If you’ve got the money to buy a holiday home, why have it sitting empty for much of the year? Unless you’re going to be popping down to your holiday home every weekend, you could earn a sizeable income letting it out for holidaymakers to enjoy. If you want any more financial incentive then consider that a small, 2-bedroom cottage in a desirable part of the country (such as the Lake District or the West Country) can bring in an income of around £12-£15,000 a year. A larger property could make even more, pulling in a staggering £30,000 a year gross.
Obviously, HMRC regards this as an income, and you’ll have to pay tax on it. But holiday-home lets do come with some tempting tax breaks, and it helps to know whether your property qualifies.
How to qualify as an FHL
To qualify as a Furnished Holiday Letting (or FHL), your property needs to meet the following criteria:
• It must be within the UK (excluding the Isle of Man or the Channel Islands) or the European Economic Area (EEA), which includes all EU member states as well as Iceland, Liechtenstein and Norway.
• It must have furniture for ‘normal occupation’ and your holiday tenants must be entitled to use it.
• The letting of the property should be carried out commercially with a view to profit.
However, it also has to meet other occupation requirements to qualify. Firstly, it must be available for commercial letting for a minimum of 210 days a year. So if you’re hoping to just let it out for a couple of weeks in the summer, it won’t qualify. To take advantage of any tax breaks available, the property needs to be available to let for at least 30 weeks a year.
Secondly, there is the issue of longer-term lets. To stay qualified as an FHL, you can let for 31 days in a single stretch (ideal if someone wants to take a month sabbatical in your Scottish crofter’s retreat), but it cannot be let out in a single block for more than 155 days. If you let it out in a single period for longer than that, it no longer qualifies as an FHL and starts to fall into the bracket of a short-term tenancy.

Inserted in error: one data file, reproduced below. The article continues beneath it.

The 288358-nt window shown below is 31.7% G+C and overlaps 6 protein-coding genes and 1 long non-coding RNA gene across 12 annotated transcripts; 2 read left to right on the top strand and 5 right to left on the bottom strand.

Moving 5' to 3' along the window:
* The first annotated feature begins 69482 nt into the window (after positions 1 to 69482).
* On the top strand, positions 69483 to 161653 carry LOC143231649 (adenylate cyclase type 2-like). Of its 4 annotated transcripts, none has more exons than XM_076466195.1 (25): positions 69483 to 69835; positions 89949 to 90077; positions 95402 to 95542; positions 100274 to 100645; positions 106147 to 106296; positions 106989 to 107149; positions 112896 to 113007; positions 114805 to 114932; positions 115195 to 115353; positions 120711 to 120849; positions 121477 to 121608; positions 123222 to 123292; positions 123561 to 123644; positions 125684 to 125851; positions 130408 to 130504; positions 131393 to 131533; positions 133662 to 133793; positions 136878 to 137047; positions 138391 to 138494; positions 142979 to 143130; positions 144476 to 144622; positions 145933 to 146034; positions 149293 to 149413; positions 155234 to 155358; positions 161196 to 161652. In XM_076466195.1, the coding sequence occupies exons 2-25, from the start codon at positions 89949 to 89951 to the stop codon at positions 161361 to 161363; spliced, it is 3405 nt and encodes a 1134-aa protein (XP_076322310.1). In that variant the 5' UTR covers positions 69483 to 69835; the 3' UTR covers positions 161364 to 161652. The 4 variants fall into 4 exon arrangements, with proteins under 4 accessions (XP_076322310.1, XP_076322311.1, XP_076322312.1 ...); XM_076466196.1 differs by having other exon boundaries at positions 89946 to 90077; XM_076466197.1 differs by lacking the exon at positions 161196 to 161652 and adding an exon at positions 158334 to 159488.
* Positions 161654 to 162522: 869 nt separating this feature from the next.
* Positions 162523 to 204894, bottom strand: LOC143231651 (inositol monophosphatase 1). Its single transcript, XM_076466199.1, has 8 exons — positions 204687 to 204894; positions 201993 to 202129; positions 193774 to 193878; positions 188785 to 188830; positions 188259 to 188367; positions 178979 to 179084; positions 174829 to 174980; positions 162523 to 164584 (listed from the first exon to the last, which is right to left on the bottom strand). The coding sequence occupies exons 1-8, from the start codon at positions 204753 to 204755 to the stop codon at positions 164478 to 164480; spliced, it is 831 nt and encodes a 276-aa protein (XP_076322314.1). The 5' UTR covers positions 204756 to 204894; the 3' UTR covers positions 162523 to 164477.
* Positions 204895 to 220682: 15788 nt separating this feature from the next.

Finally, your FHL must be in a reasonable condition and occupied as a furnished holiday accommodation let for at least 105 days in the year.
Bear in mind that when we talk about a ‘year’ here, for tax reasons that’s a tax year which usually runs from April to April.
What kind of tax will I be paying?
If you meet all the criteria to qualify as an FHL then you’ll fall into the investment income tax bracket. You’ll also have to bear in mind that profits from a furnished holiday home let are classed as relevant earning for pension contributions, and that you can also claim for capital allowances on expenditure (so anything that you pay out to maintain and support your FHL business). An FHL is classed as a business asset, so you could qualify for three reliefs – entrepreneurs, rollover, and holdover.
You don’t have to pay National Insurance on any income you earn from an FHL, but if you earn above the threshold for VAT then you will have to register and submit VAT returns (usually classed as standard-rated).
Is it a good investment?
With plenty of earning potential and the usual solid ‘bricks and mortar’ investment prospects, buying homes to let as holiday rentals represent a good investment. However, bear in mind that, apart from the taxation side of the business, you will still have a lot of outgoings. Not only will you need to maintain your holiday let to a very high standard to make it attractive, but you’ll need to buy a property in a desirable location, which will, in turn, send the cost of purchase up. You’ll also need to be fully insured, and put aside a hefty chunk of change for advertising and promoting your property.
If you have a lean year then your overheads could easily outstrip your income, sending you into the red very quickly. It’s a solid investment as long as you maximise occupancy and make the most of the tax breaks on offer. But as with any business venture, go into the holiday let business with your eyes wide open, and some seriously good legal representation by your side. Talk to a property law expert before you make your final decision.